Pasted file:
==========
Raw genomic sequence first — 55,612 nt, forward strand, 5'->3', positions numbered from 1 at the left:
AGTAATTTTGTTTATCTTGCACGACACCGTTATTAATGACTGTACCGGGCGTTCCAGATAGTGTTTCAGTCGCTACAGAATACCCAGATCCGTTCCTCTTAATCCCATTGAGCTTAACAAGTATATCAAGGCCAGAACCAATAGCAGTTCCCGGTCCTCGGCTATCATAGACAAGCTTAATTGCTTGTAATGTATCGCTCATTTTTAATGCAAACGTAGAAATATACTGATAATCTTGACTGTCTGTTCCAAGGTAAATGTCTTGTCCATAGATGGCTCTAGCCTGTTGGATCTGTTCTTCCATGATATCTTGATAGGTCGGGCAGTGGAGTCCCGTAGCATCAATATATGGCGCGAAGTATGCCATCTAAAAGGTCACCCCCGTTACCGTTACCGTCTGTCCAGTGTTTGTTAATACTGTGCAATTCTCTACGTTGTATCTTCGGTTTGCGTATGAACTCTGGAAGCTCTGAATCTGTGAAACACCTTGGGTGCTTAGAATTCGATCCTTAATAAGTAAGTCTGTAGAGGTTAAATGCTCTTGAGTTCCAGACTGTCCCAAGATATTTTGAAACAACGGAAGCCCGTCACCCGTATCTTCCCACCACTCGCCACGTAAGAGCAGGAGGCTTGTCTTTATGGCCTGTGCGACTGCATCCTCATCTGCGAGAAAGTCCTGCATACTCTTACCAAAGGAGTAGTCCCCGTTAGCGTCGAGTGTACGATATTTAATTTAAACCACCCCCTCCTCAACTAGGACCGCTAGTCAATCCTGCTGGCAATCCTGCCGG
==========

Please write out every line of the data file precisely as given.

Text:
Raw genomic sequence first — 55,612 nt, forward strand, 5'->3', positions numbered from 1 at the left:
AGTAATTTTGTTTATCTTGCACGACACCGTTATTAATGACTGTACCGGGCGTTCCAGATAGTGTTTCAGTCGCTACAGAATACCCAGATCCGTTCCTCTTAATCCCATTGAGCTTAACAAGTATATCAAGGCCAGAACCAATAGCAGTTCCCGGTCCTCGGCTATCATAGACAAGCTTAATTGCTTGTAATGTATCGCTCATTTTTAATGCAAACGTAGAAATATACTGATAATCTTGACTGTCTGTTCCAAGGTAAATGTCTTGTCCATAGATGGCTCTAGCCTGTTGGATCTGTTCTTCCATGATATCTTGATAGGTCGGGCAGTGGAGTCCCGTAGCATCAATATATGGCGCGAAGTATGCCATCTAAAAGGTCACCCCCGTTACCGTTACCGTCTGTCCAGTGTTTGTTAATACTGTGCAATTCTCTACGTTGTATCTTCGGTTTGCGTATGAACTCTGGAAGCTCTGAATCTGTGAAACACCTTGGGTGCTTAGAATTCGATCCTTAATAAGTAAGTCTGTAGAGGTTAAATGCTCTTGAGTTCCAGACTGTCCCAAGATATTTTGAAACAACGGAAGCCCGTCACCCGTATCTTCCCACCACTCGCCACGTAAGAGCAGGAGGCTTGTCTTTATGGCCTGTGCGACTGCATCCTCATCTGCGAGAAAGTCCTGCATACTCTTACCAAAGGAGTAGTCCCCGTTAGCGTCGAGTGTACGATATTTAATTTAAACCACCCCCTCCTCAACTAGGACCGCTAGTCAATCCTGCTGGCAATCCTGCCGG